# What is the simplest way to explain a sonic boom that is still technically correct?

I'm looking for an explanation that preserves technical accuracy while remaining brief. Bonus points for including the double boom.

Try to avoid discussing laminar flow and such.

• What is not covered in the Wikipedia article? Asking for a technical correct answer without being technical is surely a tautology? Commented May 17, 2015 at 15:23
• By still technically correct, I mean doesn't tell any physics lies or lying by omission. Commented May 17, 2015 at 15:32
• And our mission is to build our own database of answers to aviation questions, not google search skills. Commented May 17, 2015 at 15:32
• I fully understand that, but I have no idea how to answer your question. An analogy would be "please explain electricity without mentioning electrons or coulombs. I have even less idea of what you are asking for following your comment. What do you mean by "physics lies"? Are you disputing the accepted explanations for what causes sonic booms? Commented May 17, 2015 at 15:34
• Indeed, but that is not the accepted explanation for how lift is generated. Anyway, I've tried below. Is this what you're looking for? I still don't understand what you are asking for. Your explanation of electricity is most unsatisfactory. It does nothing to explain why water is not like electricity. Commented May 17, 2015 at 15:55

I will try to explain the principle, briefly and practically as you requested.

Imagine that we have an airplane flying in position 1. It is flying at supersonic speed.

Good, now this airplane moves forward. But it is not the only one moving forward, the perturbation that the airplane produces over the air moves as well, but at a different speed, the speed of sound. In the next figure you will see that the perturbation (or pressure wave) moves less distance than the airplane, which moves from 1 to 2.

The airplane keeps moving to position 3, and at position 2 there are some perturbations (pressure waves) that are also generated and also move as speed of sound. However, I have smartly selected a perturbation that reaches exactly the same point in space that the perturbation (pressure wave) that I selected is reaching as well. So both perturbations meet at the same point.

As you imagine these two are not the only perturbations (pressure waves) that are meeting at this point, there are several points between 1 and 3 that also generate perturbations that join. Actually, this is also not the only point in space where perturbations (pressure waves) join together: there is a line that envelopes the points where the pressure waves meet at each instant. Well, actually a surface in 3D.

OK, if you do the same with a better painting tool than me… you draw the same but also evolving with time like this:

Which is the image in Wikipedia. What is the effect that you experience?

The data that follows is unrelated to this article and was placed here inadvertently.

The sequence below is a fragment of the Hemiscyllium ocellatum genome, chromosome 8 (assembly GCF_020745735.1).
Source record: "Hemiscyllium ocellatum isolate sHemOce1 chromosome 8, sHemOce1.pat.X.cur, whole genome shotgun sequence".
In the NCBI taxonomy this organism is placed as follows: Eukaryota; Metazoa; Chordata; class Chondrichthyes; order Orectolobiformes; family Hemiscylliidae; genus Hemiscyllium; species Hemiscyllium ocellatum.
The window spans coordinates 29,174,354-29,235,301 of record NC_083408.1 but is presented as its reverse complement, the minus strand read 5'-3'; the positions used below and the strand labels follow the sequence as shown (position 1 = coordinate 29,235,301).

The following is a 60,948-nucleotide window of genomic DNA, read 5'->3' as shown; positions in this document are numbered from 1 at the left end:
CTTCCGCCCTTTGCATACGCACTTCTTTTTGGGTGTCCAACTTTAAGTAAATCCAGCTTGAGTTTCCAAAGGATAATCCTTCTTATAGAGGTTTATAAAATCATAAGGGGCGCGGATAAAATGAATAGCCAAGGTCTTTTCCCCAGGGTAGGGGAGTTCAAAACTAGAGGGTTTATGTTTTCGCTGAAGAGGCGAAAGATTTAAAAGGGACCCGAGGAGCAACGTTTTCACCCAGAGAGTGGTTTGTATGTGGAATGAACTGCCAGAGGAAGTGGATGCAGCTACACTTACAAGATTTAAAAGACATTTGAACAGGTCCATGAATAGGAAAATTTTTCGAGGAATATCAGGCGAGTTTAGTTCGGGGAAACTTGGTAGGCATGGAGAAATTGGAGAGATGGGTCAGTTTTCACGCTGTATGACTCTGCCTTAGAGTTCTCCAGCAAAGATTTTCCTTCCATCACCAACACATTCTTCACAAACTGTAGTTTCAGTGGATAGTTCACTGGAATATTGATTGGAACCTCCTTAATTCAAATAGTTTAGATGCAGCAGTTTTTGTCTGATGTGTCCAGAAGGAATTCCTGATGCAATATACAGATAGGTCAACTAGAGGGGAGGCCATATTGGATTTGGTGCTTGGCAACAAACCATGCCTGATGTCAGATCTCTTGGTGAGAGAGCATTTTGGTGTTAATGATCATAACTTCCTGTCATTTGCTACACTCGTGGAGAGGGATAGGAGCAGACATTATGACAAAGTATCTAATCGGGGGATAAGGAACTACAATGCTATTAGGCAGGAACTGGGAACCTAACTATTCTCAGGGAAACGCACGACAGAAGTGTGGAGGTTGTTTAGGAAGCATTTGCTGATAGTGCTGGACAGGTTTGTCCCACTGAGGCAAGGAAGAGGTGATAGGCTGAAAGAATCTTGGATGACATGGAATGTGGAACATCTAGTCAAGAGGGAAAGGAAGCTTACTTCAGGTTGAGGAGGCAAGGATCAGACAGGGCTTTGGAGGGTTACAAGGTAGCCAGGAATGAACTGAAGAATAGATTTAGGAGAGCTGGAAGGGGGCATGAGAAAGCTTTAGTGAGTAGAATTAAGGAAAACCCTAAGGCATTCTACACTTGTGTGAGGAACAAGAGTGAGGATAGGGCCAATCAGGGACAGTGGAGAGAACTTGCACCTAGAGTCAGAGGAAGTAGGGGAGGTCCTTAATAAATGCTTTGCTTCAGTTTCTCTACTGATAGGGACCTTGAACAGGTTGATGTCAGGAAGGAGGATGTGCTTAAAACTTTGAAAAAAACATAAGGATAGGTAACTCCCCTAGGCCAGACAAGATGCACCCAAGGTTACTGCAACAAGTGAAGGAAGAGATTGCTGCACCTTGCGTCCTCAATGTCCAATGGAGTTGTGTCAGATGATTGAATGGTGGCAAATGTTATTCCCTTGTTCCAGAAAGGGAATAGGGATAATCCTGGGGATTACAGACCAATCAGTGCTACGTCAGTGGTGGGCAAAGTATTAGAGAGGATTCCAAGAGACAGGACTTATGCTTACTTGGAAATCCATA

So the orange observer that is located in advance/before the blue lines does not feel any perturbation due to the airplane, nor hear it, as the pressure wave have not reach him yet.

However, the green observer has already felt the airplane passing by and sees how the air is altered by the airplane (imagine that you are close enough).

Finally the brown observer is just in the middle, coming from a region which has not yet experienced the perturbations made by the airplane and finds suddenly a concentration of perturbations (pressure waves) as described above. That is a sudden change in air flow properties and is experienced as a sonic boom.

To give a real end to this, notice that the further you are from the airplane the less strength the pressure waves have when they arrive at the blue line, making the sonic boom less and less intense.

When an object passes through the air, it creates a series of pressure waves in front of it and behind it, similar to the bow and stern waves created by a boat. These waves travel at the speed of sound, and as the speed of the object increases, the waves are forced together, or compressed, because they cannot "get out of the way" of each other, eventually merging into a single shock wave at the speed of sound. In smooth flight, the shock wave starts at the nose of the aircraft and ends at the tail.

There is a rise in pressure at the nose, decreasing steadily to a negative pressure at the tail, followed by a sudden return to normal pressure after the object passes. This "overpressure profile" is known as an N-wave because of its shape. The "boom" is experienced when there is a sudden change in pressure, so the N-wave causes two booms, one when the initial pressure rise from the nose hits, and another when the tail passes and the pressure suddenly returns to normal. This leads to a distinctive "double boom" from supersonic aircraft.